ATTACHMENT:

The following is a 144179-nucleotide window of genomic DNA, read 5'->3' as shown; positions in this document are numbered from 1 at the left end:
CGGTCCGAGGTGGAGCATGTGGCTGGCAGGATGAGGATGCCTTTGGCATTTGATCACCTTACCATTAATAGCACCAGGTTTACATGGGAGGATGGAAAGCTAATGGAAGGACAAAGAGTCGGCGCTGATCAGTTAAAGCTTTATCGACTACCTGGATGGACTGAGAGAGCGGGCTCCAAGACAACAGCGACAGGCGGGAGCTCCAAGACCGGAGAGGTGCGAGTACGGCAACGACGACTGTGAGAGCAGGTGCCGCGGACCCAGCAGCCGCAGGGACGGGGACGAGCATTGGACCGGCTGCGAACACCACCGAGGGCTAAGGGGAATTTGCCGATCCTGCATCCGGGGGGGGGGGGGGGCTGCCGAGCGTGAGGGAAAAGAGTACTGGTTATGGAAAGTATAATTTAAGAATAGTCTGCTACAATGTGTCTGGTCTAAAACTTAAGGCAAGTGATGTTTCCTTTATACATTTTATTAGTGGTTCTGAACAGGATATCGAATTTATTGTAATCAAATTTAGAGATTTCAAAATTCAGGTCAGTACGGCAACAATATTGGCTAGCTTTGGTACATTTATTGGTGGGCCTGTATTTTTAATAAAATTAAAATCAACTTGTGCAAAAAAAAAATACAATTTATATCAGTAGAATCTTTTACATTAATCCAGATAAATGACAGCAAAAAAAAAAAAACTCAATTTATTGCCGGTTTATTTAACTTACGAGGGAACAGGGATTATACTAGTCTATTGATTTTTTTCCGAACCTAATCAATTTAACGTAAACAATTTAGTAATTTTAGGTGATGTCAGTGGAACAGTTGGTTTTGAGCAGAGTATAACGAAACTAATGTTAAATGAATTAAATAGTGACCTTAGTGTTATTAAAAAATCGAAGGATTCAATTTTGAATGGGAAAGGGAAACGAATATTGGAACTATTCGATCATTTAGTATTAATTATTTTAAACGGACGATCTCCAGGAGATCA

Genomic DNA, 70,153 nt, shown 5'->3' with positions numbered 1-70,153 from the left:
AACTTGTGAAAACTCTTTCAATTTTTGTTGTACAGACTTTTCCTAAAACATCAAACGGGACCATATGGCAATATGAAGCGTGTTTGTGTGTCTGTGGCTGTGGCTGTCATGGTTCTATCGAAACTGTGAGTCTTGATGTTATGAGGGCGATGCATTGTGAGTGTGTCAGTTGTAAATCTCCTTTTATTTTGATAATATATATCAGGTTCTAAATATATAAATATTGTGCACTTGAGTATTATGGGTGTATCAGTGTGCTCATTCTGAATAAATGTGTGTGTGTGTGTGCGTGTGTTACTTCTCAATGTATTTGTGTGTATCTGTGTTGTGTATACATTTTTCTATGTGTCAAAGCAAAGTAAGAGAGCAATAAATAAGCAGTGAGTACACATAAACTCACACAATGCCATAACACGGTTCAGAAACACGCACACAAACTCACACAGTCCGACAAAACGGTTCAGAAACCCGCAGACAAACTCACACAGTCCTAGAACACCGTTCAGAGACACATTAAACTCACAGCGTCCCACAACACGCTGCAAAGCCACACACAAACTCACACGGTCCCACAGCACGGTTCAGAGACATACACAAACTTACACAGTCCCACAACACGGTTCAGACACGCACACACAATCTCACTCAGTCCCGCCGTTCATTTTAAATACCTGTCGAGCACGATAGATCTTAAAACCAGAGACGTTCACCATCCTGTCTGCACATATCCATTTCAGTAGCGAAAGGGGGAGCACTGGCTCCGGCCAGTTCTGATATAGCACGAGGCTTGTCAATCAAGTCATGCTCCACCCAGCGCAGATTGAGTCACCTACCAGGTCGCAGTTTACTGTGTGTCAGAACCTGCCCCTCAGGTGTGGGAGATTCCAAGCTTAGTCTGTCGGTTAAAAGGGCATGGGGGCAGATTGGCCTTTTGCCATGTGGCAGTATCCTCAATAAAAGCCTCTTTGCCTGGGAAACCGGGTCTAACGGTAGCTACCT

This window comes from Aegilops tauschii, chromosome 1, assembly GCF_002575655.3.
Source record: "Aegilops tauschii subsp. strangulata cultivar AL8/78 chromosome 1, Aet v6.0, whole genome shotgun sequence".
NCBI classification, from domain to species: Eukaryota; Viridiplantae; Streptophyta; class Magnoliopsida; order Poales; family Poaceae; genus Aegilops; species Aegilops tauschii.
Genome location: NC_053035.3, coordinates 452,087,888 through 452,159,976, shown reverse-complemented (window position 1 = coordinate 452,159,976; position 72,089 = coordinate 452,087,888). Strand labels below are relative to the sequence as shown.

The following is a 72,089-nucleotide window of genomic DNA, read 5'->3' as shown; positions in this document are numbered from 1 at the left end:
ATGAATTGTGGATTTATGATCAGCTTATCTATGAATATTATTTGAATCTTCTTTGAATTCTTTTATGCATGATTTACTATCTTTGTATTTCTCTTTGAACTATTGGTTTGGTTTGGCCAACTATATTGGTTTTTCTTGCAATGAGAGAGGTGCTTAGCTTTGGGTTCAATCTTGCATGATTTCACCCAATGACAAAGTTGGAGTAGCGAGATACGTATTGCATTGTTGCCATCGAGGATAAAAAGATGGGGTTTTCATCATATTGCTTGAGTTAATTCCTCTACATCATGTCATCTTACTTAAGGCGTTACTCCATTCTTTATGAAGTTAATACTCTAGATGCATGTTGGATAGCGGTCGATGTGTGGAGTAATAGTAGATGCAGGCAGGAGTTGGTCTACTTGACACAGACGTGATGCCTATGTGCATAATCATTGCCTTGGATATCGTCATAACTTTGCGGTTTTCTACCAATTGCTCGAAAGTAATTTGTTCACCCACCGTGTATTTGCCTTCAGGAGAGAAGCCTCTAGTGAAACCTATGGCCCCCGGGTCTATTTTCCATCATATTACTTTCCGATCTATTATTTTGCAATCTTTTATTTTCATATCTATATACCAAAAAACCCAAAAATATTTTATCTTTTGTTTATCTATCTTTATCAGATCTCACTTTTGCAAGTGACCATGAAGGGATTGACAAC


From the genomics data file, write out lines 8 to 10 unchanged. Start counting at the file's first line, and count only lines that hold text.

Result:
Genome location: NC_053035.3, coordinates 452,087,888 through 452,159,976, shown reverse-complemented (window position 1 = coordinate 452,159,976; position 72,089 = coordinate 452,087,888). Strand labels below are relative to the sequence as shown.

The following is a 72,089-nucleotide window of genomic DNA, read 5'->3' as shown; positions in this document are numbered from 1 at the left end:
ATGAATTGTGGATTTATGATCAGCTTATCTATGAATATTATTTGAATCTTCTTTGAATTCTTTTATGCATGATTTACTATCTTTGTATTTCTCTTTGAACTATTGGTTTGGTTTGGCCAACTATATTGGTTTTTCTTGCAATGAGAGAGGTGCTTAGCTTTGGGTTCAATCTTGCATGATTTCACCCAATGACAAAGTTGGAGTAGCGAGATACGTATTGCATTGTTGCCATCGAGGATAAAAAGATGGGGTTTTCATCATATTGCTTGAGTTAATTCCTCTACATCATGTCATCTTACTTAAGGCGTTACTCCATTCTTTATGAAGTTAATACTCTAGATGCATGTTGGATAGCGGTCGATGTGTGGAGTAATAGTAGATGCAGGCAGGAGTTGGTCTACTTGACACAGACGTGATGCCTATGTGCATAATCATTGCCTTGGATATCGTCATAACTTTGCGGTTTTCTACCAATTGCTCGAAAGTAATTTGTTCACCCACCGTGTATTTGCCTTCAGGAGAGAAGCCTCTAGTGAAACCTATGGCCCCCGGGTCTATTTTCCATCATATTACTTTCCGATCTATTATTTTGCAATCTTTTATTTTCATATCTATATACCAAAAAACCCAAAAATATTTTATCTTTTGTTTATCTATCTTTATCAGATCTCACTTTTGCAAGTGACCATGAAGGGATTGACAAC